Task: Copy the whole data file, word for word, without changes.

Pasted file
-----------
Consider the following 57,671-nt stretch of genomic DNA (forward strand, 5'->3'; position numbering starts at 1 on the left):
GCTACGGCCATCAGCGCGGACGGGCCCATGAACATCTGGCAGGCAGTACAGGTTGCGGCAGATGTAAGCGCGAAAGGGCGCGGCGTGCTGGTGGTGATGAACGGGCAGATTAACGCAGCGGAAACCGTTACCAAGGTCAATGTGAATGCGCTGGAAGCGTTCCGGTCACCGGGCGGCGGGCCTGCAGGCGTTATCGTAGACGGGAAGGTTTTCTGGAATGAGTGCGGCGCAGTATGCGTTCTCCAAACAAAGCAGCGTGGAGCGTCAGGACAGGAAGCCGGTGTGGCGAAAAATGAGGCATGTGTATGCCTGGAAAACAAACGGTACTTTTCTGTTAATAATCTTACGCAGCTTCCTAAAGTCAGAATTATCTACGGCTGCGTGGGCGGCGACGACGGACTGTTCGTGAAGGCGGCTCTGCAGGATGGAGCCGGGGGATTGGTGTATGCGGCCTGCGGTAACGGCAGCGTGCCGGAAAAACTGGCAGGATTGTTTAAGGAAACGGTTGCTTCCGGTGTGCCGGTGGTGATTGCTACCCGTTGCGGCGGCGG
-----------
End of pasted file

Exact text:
Consider the following 57,671-nt stretch of genomic DNA (forward strand, 5'->3'; position numbering starts at 1 on the left):
GCTACGGCCATCAGCGCGGACGGGCCCATGAACATCTGGCAGGCAGTACAGGTTGCGGCAGATGTAAGCGCGAAAGGGCGCGGCGTGCTGGTGGTGATGAACGGGCAGATTAACGCAGCGGAAACCGTTACCAAGGTCAATGTGAATGCGCTGGAAGCGTTCCGGTCACCGGGCGGCGGGCCTGCAGGCGTTATCGTAGACGGGAAGGTTTTCTGGAATGAGTGCGGCGCAGTATGCGTTCTCCAAACAAAGCAGCGTGGAGCGTCAGGACAGGAAGCCGGTGTGGCGAAAAATGAGGCATGTGTATGCCTGGAAAACAAACGGTACTTTTCTGTTAATAATCTTACGCAGCTTCCTAAAGTCAGAATTATCTACGGCTGCGTGGGCGGCGACGACGGACTGTTCGTGAAGGCGGCTCTGCAGGATGGAGCCGGGGGATTGGTGTATGCGGCCTGCGGTAACGGCAGCGTGCCGGAAAAACTGGCAGGATTGTTTAAGGAAACGGTTGCTTCCGGTGTGCCGGTGGTGATTGCTACCCGTTGCGGCGGCGG